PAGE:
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By: Muhammad A. Dandamayev

 There is hardly any available information on divorce in Persia itself during the Achaemenid period; there is evidence only for certain of the western satrapies of the Achaemenid empire. It can be presumed that in the polygamous families of ancient Persia divorce was practiced only on rare occasions and that, in all probability, only the husband had the right to divorce his wife; perhaps in such an instance a mere declaration was sufficient to dissolve a marriage.

A number of marriage contracts with divorce clauses have been preserved from Babylonia. From these documents it can be determined that, if a divorce was initiated by the husband, he had to pay a predetermined sum, usually 6 minas (ca. three kg) of silver, and the divorced wife would be free to go wherever she wished. In all divorce clauses it was anticipated that the reason for dissolving the marriage would be the husband's desire to marry another woman (Roth, pp. 188 ff.). In a few marriage contracts it was specified that the husband could marry another woman if his first wife proved unable to bear children (Cardascia, p. 84). It was also possible for a husband to divorce his wife because of her extramarital sexual activity, although in one series of marriage contracts it was stipulated that adultery would result in the death penalty for the wife (for references, see Roth, pp. 197 ff.). In the ancient Near East a man's extramarital sexual activity was not considered an offense against his wife (Roth, p. 186 n. 1). From Achaemenid Babylonia there is no documentary evidence that a wife was entitled to divorce her husband.

According to Hebrew law, a husband had the right to divorce his wife upon the delivery of a "note of divorce," which permitted her to remarry (Deuteronomy 24:1-2), but what constituted grounds for divorce was not specified. There is no statement in the Pentateuch that a wife could divorce her husband (Driver and Miles, pp. 290 ff.). In contrast to the situation in some other communities, however, Jewish families at Elephantine in Egypt were monogamous, and husbands did not have the right to take second wives while still married. Three Aramaic marriage contracts have been preserved from Elephantine; they contain provisions for divorce on the initiative of either the husband or the wife. It is thus clear that spouses had equal rights in this respect, in contrast to the provisions of most ancient law (Bresciani, p. 158; Seidl, pp.79-80). This equality probably reflected specific conditions in Egypt,where women seem to have enjoyed a more privileged position (Yaron, p. 53). The initiating party had to announce the divorce before an assembly of witnesses and to pay a specified sum to the partner. If the initiating party was the wife the sum was 7.5 shekels of silver plus the return of her mohar (bride price); upon payment she was free go wherever she wished. If the initiator was the husband he had to pay divorce money (in one instance 200 shekels of silver) and to return the dowry (Porten and Yardeni, pp. 30 ff., 62 ff., 78 ff.). If a wife had committed adultery, her husband could divorce her, but she was not subject to additional punishment; this arrangement was in sharp contrast to that under biblical and most other ancient codes of law, in which such faithlessness was considered a criminal offense and punished severely (Muffs, pp. 51-62; Volterra; Yaron, pp. 53-64).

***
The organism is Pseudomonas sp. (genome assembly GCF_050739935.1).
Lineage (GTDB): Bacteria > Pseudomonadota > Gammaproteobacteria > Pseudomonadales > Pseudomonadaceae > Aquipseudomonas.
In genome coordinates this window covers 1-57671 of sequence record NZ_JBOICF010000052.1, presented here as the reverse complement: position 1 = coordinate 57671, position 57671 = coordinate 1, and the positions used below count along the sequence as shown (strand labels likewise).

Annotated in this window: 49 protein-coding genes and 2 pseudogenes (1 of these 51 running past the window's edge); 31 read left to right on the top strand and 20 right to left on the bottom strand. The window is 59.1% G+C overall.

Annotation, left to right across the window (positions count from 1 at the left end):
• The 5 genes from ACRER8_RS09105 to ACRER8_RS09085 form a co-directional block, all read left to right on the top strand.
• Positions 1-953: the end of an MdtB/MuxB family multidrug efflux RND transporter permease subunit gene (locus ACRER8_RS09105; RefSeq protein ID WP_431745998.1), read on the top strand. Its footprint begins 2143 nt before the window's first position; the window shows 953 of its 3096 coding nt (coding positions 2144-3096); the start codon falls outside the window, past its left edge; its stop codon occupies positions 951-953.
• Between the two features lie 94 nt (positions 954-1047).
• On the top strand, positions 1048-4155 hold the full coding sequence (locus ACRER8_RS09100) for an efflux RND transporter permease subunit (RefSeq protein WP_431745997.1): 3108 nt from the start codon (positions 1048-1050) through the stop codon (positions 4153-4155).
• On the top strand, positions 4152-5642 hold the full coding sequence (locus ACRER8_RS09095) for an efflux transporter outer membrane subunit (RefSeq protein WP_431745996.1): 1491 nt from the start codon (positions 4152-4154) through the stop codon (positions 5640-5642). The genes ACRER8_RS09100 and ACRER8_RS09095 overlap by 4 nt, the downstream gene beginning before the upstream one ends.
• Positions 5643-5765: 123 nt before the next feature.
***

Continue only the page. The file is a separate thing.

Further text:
E. Bresciani, "La satrapia d'Egitto," Studi Classici e Orientali 7, 1958, pp. 132-88. 

G. Cardascia, "Le statut de la femme dans les droits cune‚iformes," Recueils de la Socie‚te‚ Jean Bodin XI. La femme, pt. 1, Brussels, 1959, pp. 79-94. 

G. R. Driver and J. C. Miles, The Babylonian Laws I, Oxford, 1968. 

Y. Muffs, Studies in the Aramaic Legal Papyri from Elephantine, Studia et Documenta ad Iura Orientis Antiqui Pertinentia 8, New York, 1973. 

B. Porten and A. Yardeni, Textbook of Aramaic Documents from Ancient Egypt II. Contracts, Jerusalem, 1989. 

M. T. Roth, "'She Will Die by the Iron Dagger.' Adultery and Neo-Babylonian Marriage," JESHO 31, 1988, pp. 196-206. 

E. Seidl, Ägyptische Rechtsgeschichte der Saiten- und Perserzeit, Ägyptologische For-schungen 20, Glückstadt, Germany, 1968. 

E. Volterra, "Osservazioni sul divorzio nei documenti aramaici," in Studi orientalistici in onore di Giorgio Levi della Vida II, Rome, 1956, pp. 586-600. 

R. Yaron, Introduction to the Law of the Aramaic Papyri, Oxford, 1961.




Source/Extracted From: Encyclopaedia Iranica


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